Aging Child Holocaust Survivors of Sexual Abuse
Presented at the Selfhelp Conference in New York on March 29, 2011.
The goal of this presentation is that we, the mental health professionals and caretakers of the now elderly victims, will be alert to the possibility that the aging former hidden children, men, and women were molested in hiding and have never spoken about it.
Many excellent scholarly articles have been written about the hidden children of the Holocaust. There are many memoirs written by the hidden children as well. Books have been published about the Righteous of the Nations, the people who saved and hid many Jews while endangering their own lives and the lives of their families. However, the topic of sexual abuse the hidden children and adolescents endured while they were hiding from Nazi persecution is barely mentioned in the literature. Dr. Zoe Waxman, a historian, wrote in 2010, “Until relatively recently rape and sexual abuse has remained an untold chapter in the history of the Holocaust. This stems from both the cultural taboo and also because such experiences are not considered to be a part of the narrative of the Holocaust.”
During the Second World War, when the Jewish parents who lived in German-occupied countries became aware that deportation to concentration camps was imminent, they had to make a decision that was laden with anguish. They did not have many choices. They had to decide whether to separate from their children and find them hiding places or keep the family together no matter what would happen. Just prior to the outbreak of World War II in December 1938, a month after Kristallnacht, Jewish parents in Austria and Germany had to make that same dreadful decision when they were given an opportunity to send their children to safety in England, by way of the Kindertransport. The parents’ decision to hide their children from German persecution did not at all guarantee their children’s safety. It only guaranteed temporarily safety from being deported. It did not guarantee that their children would not be harmed in any other way. Anguished parents had to trust that their decisions would be the best for their children in an impossible situation. Both the parents and the children were in agony. It was just as traumatic for the children as it was for the parents to be separated.
Tamar Shoshan, a clinical psychologist in Israel, wrote in 1989 that “the core of the child survivors’ trauma is, almost without exception, the experience of being violently and totally torn away from close family.” The young children had lost the love, protection and security of their parents and the older children also knew that the world they lived in was a dangerous place. All the children felt abandoned and alone. Parents and children hoped that they would survive the war and be reunited. It is this hope that gave them the courage to endure whatever came their way.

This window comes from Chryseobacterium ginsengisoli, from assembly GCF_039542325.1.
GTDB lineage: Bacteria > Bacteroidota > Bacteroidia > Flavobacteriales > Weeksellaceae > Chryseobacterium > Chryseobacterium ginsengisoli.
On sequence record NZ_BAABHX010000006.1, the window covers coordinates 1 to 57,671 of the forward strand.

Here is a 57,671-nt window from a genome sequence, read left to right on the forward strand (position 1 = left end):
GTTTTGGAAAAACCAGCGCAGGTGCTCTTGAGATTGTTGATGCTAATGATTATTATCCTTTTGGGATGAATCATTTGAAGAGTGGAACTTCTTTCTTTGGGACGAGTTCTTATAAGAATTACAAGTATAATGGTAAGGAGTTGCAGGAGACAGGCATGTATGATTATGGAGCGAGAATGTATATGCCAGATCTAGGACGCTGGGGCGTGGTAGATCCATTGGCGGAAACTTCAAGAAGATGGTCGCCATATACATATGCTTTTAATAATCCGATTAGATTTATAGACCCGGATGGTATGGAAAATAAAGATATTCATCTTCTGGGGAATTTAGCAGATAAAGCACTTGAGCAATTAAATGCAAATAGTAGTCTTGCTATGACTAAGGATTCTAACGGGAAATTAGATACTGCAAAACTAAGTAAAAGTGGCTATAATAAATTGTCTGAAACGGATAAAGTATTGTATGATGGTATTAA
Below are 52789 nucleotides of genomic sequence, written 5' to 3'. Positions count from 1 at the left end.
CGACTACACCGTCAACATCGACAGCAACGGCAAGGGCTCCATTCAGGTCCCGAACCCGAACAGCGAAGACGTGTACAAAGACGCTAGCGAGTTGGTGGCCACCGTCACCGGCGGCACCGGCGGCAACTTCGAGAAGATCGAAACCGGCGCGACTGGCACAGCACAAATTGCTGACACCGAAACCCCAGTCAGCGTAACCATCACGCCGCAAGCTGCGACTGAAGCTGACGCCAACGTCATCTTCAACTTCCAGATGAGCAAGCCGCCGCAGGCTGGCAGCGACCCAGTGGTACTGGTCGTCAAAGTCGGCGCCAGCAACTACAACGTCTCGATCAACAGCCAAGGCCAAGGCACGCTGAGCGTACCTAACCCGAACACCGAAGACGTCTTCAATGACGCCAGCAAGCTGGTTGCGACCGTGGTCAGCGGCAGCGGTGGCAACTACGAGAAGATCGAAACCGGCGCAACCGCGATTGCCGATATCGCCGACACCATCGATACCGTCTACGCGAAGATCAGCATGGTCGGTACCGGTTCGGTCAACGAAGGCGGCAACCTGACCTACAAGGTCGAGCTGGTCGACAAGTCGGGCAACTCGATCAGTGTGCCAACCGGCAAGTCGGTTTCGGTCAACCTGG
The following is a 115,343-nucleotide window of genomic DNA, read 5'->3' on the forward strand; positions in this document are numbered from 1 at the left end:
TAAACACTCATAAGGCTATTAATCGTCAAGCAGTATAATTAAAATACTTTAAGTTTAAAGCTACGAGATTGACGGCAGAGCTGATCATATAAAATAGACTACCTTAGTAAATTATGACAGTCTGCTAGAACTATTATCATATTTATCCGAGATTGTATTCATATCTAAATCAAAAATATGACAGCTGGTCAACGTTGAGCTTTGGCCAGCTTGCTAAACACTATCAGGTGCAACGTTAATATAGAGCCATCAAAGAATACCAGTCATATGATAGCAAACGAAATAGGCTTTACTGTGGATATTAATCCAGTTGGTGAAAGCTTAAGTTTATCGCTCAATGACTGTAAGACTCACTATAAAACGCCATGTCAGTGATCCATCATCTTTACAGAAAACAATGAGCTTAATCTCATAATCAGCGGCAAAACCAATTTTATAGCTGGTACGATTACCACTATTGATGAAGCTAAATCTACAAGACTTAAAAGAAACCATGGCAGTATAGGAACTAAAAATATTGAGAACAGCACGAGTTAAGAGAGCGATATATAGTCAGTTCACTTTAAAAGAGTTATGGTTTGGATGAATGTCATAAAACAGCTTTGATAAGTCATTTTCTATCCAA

Even though it was a very small percentage of all the millions of Jews who perished in the Holocaust, thousands did survive in hiding. They survived because there were people—rescuers—who defied the German commands, thereby risking their lives and the lives of their families. Sheltering Jews, young or old, was forbidden and punished with deportation to concentration camps. The rescuers’ motivations for hiding Jews varied greatly. There were those who hid Jewish people out of pure altruism. Others decided to take in Jews to save their souls, and, yet for still others, it created an opportunity to make money. No matter why they saved Jewish people, these rescuers and their families all were at risk of deportation.
Some Jewish children had some freedom to walk around and play, and others hid in rooms, in attics, under floorboards, in barns, or in convents and were confined. All the children in hiding were completely dependent on strangers. There were no parents to run to or to protect them. The children in hiding did not know where their parents were or if they were still alive. They had the will to live hoping that their parents would come and find them.
There were hidden children who were fortunate to have had caring rescuers. And if rescue parents were able to give them the nurturing and love they needed, their feelings of sadness, longing, and abandonment were soothed for the time being. It gave these children a chance to develop other healthy attachments to the people who cared for them. Many hidden children continued their relationships with their temporary parents, or with their children and even grandchildren, throughout their lives. However, not all former hidden children were fortunate to have had caring foster parents. Many hidden children have been and still are tormented by their memories of being physically and/or sexually abused by the same people who hid them to save their lives from death by the Nazis.